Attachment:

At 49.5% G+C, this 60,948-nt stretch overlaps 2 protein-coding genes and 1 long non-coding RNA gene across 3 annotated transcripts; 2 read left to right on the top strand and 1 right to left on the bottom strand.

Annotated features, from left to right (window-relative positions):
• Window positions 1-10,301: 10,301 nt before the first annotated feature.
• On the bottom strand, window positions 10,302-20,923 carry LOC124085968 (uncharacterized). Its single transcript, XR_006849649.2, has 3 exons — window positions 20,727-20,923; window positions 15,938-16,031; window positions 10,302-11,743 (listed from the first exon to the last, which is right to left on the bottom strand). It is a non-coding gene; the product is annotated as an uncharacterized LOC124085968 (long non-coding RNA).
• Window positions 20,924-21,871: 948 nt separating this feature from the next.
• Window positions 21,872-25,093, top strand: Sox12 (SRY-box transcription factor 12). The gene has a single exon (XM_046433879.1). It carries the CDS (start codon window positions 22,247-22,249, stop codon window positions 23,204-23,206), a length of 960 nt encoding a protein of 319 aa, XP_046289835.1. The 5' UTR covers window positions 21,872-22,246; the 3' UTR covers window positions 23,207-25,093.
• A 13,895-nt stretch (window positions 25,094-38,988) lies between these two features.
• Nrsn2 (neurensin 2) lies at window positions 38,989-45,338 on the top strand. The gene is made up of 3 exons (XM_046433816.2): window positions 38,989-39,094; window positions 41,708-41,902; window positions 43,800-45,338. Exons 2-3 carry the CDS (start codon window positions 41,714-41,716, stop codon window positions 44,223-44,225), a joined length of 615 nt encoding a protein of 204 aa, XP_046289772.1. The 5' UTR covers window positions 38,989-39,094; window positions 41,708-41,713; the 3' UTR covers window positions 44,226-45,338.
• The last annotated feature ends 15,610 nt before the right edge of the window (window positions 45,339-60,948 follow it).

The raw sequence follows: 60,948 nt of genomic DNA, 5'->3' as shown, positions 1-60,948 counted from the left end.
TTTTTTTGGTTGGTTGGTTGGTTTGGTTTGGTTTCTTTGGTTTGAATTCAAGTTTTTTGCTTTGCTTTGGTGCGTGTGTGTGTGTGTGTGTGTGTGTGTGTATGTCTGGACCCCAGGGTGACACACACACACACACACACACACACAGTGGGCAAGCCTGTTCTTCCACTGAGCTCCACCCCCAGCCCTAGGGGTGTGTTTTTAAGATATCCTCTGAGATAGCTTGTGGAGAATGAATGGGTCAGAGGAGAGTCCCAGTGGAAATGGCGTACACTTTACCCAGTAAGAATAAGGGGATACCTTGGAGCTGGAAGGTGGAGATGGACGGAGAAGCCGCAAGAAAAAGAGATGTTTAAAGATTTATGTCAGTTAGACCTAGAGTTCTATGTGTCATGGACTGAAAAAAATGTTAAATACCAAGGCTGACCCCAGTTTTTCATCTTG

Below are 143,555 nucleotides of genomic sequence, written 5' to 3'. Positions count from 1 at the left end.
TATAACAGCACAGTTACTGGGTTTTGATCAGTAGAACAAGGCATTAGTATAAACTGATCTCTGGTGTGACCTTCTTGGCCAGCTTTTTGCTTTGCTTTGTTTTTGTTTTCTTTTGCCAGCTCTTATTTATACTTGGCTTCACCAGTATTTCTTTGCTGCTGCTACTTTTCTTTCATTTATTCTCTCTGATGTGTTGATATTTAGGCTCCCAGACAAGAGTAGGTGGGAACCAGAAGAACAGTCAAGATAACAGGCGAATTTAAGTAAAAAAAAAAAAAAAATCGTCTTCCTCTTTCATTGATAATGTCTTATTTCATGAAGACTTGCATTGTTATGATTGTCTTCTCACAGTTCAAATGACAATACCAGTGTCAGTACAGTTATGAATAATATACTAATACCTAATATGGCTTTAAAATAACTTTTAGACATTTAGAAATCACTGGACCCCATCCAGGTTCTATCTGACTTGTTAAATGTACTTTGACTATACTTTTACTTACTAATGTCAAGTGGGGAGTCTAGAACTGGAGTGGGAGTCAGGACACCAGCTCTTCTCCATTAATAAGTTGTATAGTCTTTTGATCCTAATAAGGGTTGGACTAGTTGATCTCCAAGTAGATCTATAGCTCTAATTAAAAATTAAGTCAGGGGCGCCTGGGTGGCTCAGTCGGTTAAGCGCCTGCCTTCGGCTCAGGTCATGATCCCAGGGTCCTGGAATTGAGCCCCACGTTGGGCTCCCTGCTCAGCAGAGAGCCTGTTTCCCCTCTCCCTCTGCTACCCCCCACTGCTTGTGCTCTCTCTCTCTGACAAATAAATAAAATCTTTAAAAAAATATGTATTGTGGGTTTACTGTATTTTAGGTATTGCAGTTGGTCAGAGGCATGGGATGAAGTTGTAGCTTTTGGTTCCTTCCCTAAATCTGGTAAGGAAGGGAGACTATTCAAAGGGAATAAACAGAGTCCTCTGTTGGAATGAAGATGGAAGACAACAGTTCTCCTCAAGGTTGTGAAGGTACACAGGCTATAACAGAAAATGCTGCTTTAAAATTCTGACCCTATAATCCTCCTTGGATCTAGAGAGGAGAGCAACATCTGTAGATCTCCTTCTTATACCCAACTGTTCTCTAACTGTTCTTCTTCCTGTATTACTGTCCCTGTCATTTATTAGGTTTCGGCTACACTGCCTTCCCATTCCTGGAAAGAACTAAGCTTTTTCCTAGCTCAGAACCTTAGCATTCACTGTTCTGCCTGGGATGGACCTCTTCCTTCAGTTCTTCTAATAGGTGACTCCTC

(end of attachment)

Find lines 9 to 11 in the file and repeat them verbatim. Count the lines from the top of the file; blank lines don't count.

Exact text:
• The last annotated feature ends 15,610 nt before the right edge of the window (window positions 45,339-60,948 follow it).

The raw sequence follows: 60,948 nt of genomic DNA, 5'->3' as shown, positions 1-60,948 counted from the left end.
TTTTTTTGGTTGGTTGGTTGGTTTGGTTTGGTTTCTTTGGTTTGAATTCAAGTTTTTTGCTTTGCTTTGGTGCGTGTGTGTGTGTGTGTGTGTGTGTGTGTATGTCTGGACCCCAGGGTGACACACACACACACACACACACACACAGTGGGCAAGCCTGTTCTTCCACTGAGCTCCACCCCCAGCCCTAGGGGTGTGTTTTTAAGATATCCTCTGAGATAGCTTGTGGAGAATGAATGGGTCAGAGGAGAGTCCCAGTGGAAATGGCGTACACTTTACCCAGTAAGAATAAGGGGATACCTTGGAGCTGGAAGGTGGAGATGGACGGAGAAGCCGCAAGAAAAAGAGATGTTTAAAGATTTATGTCAGTTAGACCTAGAGTTCTATGTGTCATGGACTGAAAAAAATGTTAAATACCAAGGCTGACCCCAGTTTTTCATCTTG